Following a lovely night at Paddocks House and a day exploring Ely, Mike and I were ready to settle down to afternoon tea at our second hotel, Poets House.
The sister hotel to Paddocks House, this one's city centre location gives it a very different feel, while its outward appearance is different too. Housed within three elegant 1900s townhouses, it has a smart and sleek exterior.
Also very different is The Study, where we tucked in to a delicious afternoon tea following our day spent walking around Ely and climbing to the top of the cathedral. While this one shares the comfortable soft furnishings we found at Paddocks House, it has a livelier, more modern vibe, with floor to ceiling windows and huge feature bar.
We loved it in here. We also loved our afternoon tea, which was without a doubt my favourite meal of the whole trip and as good as any afternoon tea I've had anywhere.
I went for lemon and ginger tea, my favourite blend besides traditional English breakfast, while Mike chose Earl Grey. We started with finger sandwiches, which were soft and delicious, in classic flavours like ham and mustard mayonnaise, smoked salmon and cream cheese and egg and cress.
Funnily enough, I'm not generally a great fan of sandwiches, but there's just something about them in the context of afternoon tea that I can't get enough of. We had no difficulty in polishing this lot off in an embarrassingly short amount of time.
Then we moved on to the scones. These were amazing - still warm from the oven and ever so slightly crisp on the outside. We tried both the plain and the raisin filled variety and both were equally wonderful. My preference was for the plain ones - simply because I've never been particularly keen on raisins in baked goods - but Mike's favourites were the ones with raisins, so that worked out pretty well.
Drawing on lessons learnt from past afternoon tea experiences, I resisted the temptation to eat every last crumb of the scones. This was one of the hardest things I have ever had to do in my life (OK, maybe that's a slight exaggeration), but I had to do it for the cakes! Imagine if you were too full to properly appreciate these little works of art. Life is quite simply too short for those kind of regrets.
If you're thinking that the raspberry macaron with the chocolate centre looks like heaven on a plate, you'd be right. But the little rectangular chocolate sponge with the crisp coffee beans on top was even better.
After all that food, there was nothing for it but to hibernate for a little bit, and attempt to build some kind of appetite back up for dinner. Our room was decked out just as the one at Paddocks House had been, and given how much I'd loved the decor there, that suited me just fine.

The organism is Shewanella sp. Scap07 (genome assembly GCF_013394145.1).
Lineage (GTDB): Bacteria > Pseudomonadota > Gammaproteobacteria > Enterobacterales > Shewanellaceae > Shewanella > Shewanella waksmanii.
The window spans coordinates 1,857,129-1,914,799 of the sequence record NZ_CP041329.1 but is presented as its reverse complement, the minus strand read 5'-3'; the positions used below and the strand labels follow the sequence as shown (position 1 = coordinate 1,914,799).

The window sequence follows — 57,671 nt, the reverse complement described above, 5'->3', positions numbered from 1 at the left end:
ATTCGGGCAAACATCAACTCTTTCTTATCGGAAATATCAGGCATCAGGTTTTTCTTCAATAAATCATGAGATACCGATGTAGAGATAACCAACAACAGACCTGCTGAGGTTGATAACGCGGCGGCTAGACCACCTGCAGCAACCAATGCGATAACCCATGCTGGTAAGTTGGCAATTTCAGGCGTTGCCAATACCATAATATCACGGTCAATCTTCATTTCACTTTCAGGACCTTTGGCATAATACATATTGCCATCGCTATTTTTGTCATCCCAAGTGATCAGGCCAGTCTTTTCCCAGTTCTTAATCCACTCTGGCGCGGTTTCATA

The only feature that reminded us we were in Ely and not Newmarket was the charming view of the cathedral from our bedroom window. (The view actually made me think of the Anthony Trollope novel Barchester Towers. Bonus points to any fellow book nerds who've read it!)
And yes, there was a copper bathtub in the bedroom, just like at Paddocks House. I think I started running a bath the second we got back to our room! I want one of these at home.
Now, I don't know what it is about food and holidays, but despite stuffing ourselves with sandwiches, scones and cake at four o'clock, by eight o'clock we were feeling just about ready for a small three course dinner.
And it's a good thing we were, because there were some treats in store.
I began the meal with scallops and squid, which was beautifully delicate, and served with a light, lemongrass sauce. This was so good I basically inhaled it.
For the main course, I went for slow cooked blade of beef with creamy mashed potato and vegetables. This was probably my least favourite of all the (many!) dishes I consumed while on this trip. I don't think that was due to it being done badly, though, I just think I made an uninformed choice from the menu. Sometimes you have an idea of what a dish is going to taste like and the reality ends up being quite different from what you expected, and that's what happened here. The potato and vegetables were lovely, especially the spinach. I just wasn't keen on the soft, crumbly texture of the beef.
Dessert on the other hand.... Mmmm....
I'm a little bit rubbish at writing about restaurants because when it comes to dessert, 99 times out of 100 I am going to choose chocolate. You would think after the cakes at the afternoon tea I would go for something different, but no. I don't seem to be able to help it. I have a problem.
But this was chocolate fondant, which is probably my all-time favourite, so there was no way I was going to miss out. (Yes, I want to provide varied and interesting content on my blog, but not if it's going to interfere with dessert, OK?) I first discovered these heavenly creations when I lived in Belgium. They're called "moelleux au chocolat" over there and they basically consist of a warm, soft, rich chocolate sponge filled with hot chocolate sauce. This one, I'm happy to say, was a spectacular example, and the combination with the vanilla ice cream was out of this world.
I should have photographed the dreamy sauce oozing out of the middle as I cut into it, shouldn't I?
Too late now!
Mike and I both thoroughly enjoyed our flying visit to Cambridgeshire and both hotels we stayed at were fantastic. As much as I love going abroad, there's something really nice about discovering new places closer to home. Neither of us had been to this pretty county before, unless you count driving through it on our regular journeys between Kent and South Yorkshire. Now we know it's a place we want to go back to.
Where's your favourite place you've discovered that's close to home?